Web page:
The lights dim and there is a hush over the crowd as the children come into the gym and take their places on the bleachers. As I sit on the small stage awaiting the reading of Clement C. Moore’s The Night Before Christmas, I have a wonderful view of children and parents. For on this night it is the Christmas program at Hamilton Elementary School. Camera flashes begin to go off and parents scoot up to the front to catch a glimpse and a photo of their child. I think every parent, grandparent and neighbor in Hamilton is at the program as every bleacher seat and every chair is filled.
The students have been looking forward to this for weeks practicing songs in their classroom and decorating the hallways with Santa letters and Christmas wreaths made from old cards and paper plates. The evening hallways show off the twinkle lights that adorn bulletin boards. If you were to take a step back in time Hamilton School is reminiscent of decades gone by. The modern conveniences that are so prominent in the new schools have passed us by. There are no phones or televisions in the classrooms….no modern cloakrooms…no state of the art conveniences, but Hamilton has been home to me for as long as I can now remember. There is something wonderful about this hometown school, I guess you could call us all family as opposed to teachers and staff. On this Christmas program night it is evident as teachers make their way back to school to open up classrooms so children can gather. The hallways are full of laughter and love and beauty. Children who normally attend school in t-shirts and jeans are now in dresses of pink and red…satin and bows. The boys have vests and white shirts with the collars sticking up in the back and their hair slicked down by mothers who tried to make them stand still all the while.
I remember my very first Christmas program as I child. It wasn’t fancy, we just sang. I do know that I secretly wanted the lead part, but it went to a girl in my classroom who read the Bible twice through already. Or so she said. (We were in fourth grade!) My dress was blue and I got to wear my patent leather shoes to the program as opposed to my every day saddle oxfords. I remember standing on that stage unable to breath as I was so nervous. I was shy when I was young.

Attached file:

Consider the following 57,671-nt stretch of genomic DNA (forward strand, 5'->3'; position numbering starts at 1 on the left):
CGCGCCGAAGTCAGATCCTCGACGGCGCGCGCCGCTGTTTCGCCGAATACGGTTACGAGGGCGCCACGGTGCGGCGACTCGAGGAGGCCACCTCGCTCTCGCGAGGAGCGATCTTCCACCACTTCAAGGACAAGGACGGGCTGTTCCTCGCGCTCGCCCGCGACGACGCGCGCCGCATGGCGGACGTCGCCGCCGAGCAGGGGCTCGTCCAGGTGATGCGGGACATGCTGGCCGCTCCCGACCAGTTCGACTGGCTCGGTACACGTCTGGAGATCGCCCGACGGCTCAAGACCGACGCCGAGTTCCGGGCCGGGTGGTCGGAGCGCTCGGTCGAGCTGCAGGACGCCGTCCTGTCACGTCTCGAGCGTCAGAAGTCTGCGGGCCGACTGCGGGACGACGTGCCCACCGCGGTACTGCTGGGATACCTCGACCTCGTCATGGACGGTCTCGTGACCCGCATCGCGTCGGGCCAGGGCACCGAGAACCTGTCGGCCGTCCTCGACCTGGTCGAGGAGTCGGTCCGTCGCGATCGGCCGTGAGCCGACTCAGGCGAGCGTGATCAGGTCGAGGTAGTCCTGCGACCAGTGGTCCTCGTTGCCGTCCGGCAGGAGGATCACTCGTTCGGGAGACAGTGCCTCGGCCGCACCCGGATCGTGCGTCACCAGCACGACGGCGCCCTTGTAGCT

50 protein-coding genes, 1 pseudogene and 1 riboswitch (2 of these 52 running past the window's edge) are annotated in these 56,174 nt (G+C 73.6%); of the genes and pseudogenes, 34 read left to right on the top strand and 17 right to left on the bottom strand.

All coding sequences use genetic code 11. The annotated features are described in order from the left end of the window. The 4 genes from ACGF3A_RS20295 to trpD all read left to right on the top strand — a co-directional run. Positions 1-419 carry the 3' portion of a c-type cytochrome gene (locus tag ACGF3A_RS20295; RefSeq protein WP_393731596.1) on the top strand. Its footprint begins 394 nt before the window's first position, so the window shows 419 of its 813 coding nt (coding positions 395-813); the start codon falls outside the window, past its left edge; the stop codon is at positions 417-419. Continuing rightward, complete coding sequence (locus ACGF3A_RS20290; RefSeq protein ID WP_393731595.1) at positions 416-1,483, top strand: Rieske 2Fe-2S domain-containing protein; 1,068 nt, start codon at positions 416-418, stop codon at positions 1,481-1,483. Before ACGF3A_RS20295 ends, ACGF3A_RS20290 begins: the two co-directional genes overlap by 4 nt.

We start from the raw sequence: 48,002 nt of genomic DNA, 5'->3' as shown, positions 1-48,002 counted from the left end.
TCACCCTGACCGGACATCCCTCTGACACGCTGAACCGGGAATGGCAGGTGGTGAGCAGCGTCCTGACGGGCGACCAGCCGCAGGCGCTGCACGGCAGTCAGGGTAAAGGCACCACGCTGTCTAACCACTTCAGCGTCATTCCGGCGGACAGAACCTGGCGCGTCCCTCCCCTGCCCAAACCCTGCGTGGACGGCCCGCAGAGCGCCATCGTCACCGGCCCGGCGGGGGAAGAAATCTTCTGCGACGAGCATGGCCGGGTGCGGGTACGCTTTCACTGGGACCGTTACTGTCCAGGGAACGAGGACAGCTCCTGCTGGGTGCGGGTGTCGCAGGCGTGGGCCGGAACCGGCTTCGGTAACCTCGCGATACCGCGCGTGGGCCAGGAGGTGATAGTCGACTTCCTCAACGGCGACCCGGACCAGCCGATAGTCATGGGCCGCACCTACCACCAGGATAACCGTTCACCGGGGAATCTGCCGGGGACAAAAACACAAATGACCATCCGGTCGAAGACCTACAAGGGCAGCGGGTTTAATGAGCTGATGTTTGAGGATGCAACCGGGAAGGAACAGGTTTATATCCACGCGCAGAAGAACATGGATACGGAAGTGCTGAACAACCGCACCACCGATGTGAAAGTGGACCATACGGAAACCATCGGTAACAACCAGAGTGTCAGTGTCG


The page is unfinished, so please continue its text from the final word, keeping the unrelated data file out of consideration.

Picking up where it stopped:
The teacher, Miss Lomont, came and sat by me and patted my knee. My hair was in pigtails, my teeth were crooked, but I felt so important in that moment.
Tonight is the same. I look at their faces. Hope. Sweetness. Courage. Impishness. Twinkle lights adorn the gym and they begin singing Have a Holly, Jolly Christmas. Every child sings as loud as he/she can. Each class one a time sings a song or two. They even put a dreamy feel in White Christmas. At one of the rehearsals I heard Tonya, one of our teachers, say to them…sing it for your grandparents, it is their song. She was so right. On this night they do sing it for their grandparents.
The show isn’t fancy…no speaking parts…no dramatic sets or costumes…and some of the time they are off key and not even with the music. It doesn’t matter. The program ends with thunderous clapping and there is great commotion of parents and children trying to find each other. Children are anxious to hear the words the program was wonderful, you are wonderful.
As quickly as the gym was set up to look like a fairyland, it is taken apart and everything hauled back into classrooms or car trunks. The lights are stark and bright and tomorrow the high school students will play basketball in the gym. Tomorrow the children will wear t-shirts and jeans, but the Christmas magic will remain.
I drive back home over roads that are still a bit icy from the morning snow. They are empty and deep coldness is settling down upon us. In our world of change I am thankful for things that do not. Christmas programs. Moonlight on snow. Christmas lights in windows. Children. I pull into the driveway at the White Picket Gardens. It is good to come home. I find another warm quilt in the closet and find myself humming White Christmas as I close the curtains on the holy darkness.